Prenatal diagnosis of critical congenital heart disease (CHD) is associated with decreased morbidity. It is also associated with lower birth weights and earlier gestational age at delivery. The University of California Fetal Consortium (UCfC) comprises five tertiary medical centers, and was created to define treatment practices. We utilized this consortium to assess delivery patterns and outcomes in subjects with prenatal and postnatal diagnosis of CHD. A retrospective cohort study was conducted on maternal–neonatal pairs diagnosed with complex CHD prenatally (n = 186) and postnatally (n = 110) from 2011 to 2013. Outcomes were assessed between groups after adjusting for disease severity. Prenatally diagnosed subjects were born earlier (38.1 ± 0.11 vs. 39 ± 0.14 weeks, p = < 0.001), and had lower birth weights (2853 ± 49 vs. 3074 ± 58 g, p = 0.005) as compared to postnatal diagnosis. For every week increase in gestational age and 100 g increase in birth weight, length of stay decreased by 12.3 ± 2.7% (p < 0.001) and 3.9 ± 0.9% (p < 0.001). Subjects with prenatal diagnosis were more often born via cesarean both planned (35.6 vs. 26.2%, p = 0.004) and after a trial of labor (13 vs. 7.8%, p = 0.017). Neonates with cesarean delivery trended toward a longer length of stay (2.6 days longer), and were born earlier as compared to other modalities (37.7 ± 0.22 weeks, p = 0.001). Management after prenatal diagnosis of CHD appears to have modifiable disadvantages for maternal and neonatal outcomes. The UCfC provides a platform to study best practices and standardization of care for future studies.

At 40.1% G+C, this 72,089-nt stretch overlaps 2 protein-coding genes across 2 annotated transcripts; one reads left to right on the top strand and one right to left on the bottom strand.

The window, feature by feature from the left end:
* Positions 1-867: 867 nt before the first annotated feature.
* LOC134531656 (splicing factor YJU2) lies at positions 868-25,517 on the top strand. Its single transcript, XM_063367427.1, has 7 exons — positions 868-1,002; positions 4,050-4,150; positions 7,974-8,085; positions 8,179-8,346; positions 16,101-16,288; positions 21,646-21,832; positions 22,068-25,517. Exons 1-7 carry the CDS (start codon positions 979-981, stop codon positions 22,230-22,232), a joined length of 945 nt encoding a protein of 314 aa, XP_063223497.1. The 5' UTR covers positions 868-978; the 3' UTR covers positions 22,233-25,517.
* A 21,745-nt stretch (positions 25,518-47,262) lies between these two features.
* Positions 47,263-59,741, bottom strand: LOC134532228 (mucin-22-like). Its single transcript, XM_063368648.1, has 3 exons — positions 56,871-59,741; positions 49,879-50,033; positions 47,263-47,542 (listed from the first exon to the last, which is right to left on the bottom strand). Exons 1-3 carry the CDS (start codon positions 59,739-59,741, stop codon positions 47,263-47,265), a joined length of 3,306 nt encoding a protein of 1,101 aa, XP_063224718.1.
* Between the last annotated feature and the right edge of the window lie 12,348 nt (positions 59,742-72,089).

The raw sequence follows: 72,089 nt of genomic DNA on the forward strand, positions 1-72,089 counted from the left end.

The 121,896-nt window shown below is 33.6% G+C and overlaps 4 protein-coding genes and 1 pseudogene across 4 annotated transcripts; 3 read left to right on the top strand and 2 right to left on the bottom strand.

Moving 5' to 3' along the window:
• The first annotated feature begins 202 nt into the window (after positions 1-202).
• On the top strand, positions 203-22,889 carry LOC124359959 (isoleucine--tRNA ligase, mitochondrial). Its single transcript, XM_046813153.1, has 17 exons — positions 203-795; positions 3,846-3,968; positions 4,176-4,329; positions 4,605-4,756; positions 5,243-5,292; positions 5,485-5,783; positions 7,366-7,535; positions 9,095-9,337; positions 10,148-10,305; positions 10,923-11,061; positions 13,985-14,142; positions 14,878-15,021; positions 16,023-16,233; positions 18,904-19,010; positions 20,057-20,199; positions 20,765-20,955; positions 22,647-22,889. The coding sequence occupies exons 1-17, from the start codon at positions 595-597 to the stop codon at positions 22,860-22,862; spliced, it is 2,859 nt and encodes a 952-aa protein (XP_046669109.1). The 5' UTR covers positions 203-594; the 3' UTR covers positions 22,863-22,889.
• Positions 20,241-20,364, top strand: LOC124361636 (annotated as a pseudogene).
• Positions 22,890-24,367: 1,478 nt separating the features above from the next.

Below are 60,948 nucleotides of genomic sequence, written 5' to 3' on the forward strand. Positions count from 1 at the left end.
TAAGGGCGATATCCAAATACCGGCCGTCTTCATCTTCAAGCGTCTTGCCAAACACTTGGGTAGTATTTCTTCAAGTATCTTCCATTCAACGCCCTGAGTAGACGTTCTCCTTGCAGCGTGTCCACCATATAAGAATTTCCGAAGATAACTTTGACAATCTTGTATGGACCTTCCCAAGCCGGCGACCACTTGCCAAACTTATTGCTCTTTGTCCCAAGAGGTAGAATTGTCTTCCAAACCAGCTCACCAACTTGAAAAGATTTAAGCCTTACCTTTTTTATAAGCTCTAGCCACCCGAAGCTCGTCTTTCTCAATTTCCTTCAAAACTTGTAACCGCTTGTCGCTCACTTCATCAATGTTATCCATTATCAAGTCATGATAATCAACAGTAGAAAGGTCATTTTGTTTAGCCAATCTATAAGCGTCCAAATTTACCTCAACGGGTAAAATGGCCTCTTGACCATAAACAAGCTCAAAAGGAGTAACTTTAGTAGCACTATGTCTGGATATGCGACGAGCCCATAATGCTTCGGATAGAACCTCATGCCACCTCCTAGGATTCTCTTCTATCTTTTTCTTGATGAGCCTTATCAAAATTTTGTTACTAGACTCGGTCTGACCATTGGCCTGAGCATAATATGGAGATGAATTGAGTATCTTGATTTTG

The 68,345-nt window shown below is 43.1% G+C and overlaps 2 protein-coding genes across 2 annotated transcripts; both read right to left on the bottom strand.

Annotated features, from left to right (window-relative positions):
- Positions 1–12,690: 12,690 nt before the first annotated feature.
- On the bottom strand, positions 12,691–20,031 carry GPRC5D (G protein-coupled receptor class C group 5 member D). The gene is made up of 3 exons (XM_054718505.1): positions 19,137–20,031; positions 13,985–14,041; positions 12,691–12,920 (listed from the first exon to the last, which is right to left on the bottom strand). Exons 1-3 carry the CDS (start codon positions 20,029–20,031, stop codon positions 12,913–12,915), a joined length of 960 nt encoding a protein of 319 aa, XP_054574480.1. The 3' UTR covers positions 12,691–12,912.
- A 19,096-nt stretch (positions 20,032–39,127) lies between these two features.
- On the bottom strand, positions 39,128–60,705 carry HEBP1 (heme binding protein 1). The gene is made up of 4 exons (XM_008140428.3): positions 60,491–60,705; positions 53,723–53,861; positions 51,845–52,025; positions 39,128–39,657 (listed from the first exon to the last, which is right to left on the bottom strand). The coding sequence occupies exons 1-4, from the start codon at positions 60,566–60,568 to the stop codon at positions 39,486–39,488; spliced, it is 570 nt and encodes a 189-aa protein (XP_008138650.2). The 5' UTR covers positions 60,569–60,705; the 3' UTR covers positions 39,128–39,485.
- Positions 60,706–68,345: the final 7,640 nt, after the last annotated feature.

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We would like to thank Jeffrey Gornbein, PhD (UCLA) for his assistance with statistical analysis and review of the manuscript.
Dr. Peyvandi is supported by the NIH (P01 NS082330).
Compliance with Ethical Standards
Conflict of interest
All authors declare no conflicts of interest.
This article does not contain any studies with animals performed by any of the authors. All procedures performed in studies involving human participants were in accordance with the ethical standards of the institutional and/or national research committee and with the 1964 Helsinki declaration and its later amendments or comparable ethical standards. Informed consent was not required in this study due to the d-identified and retrospective nature of the data. A multi-institutional review board reliance registry provided approval for the study (IRB #10-04093).
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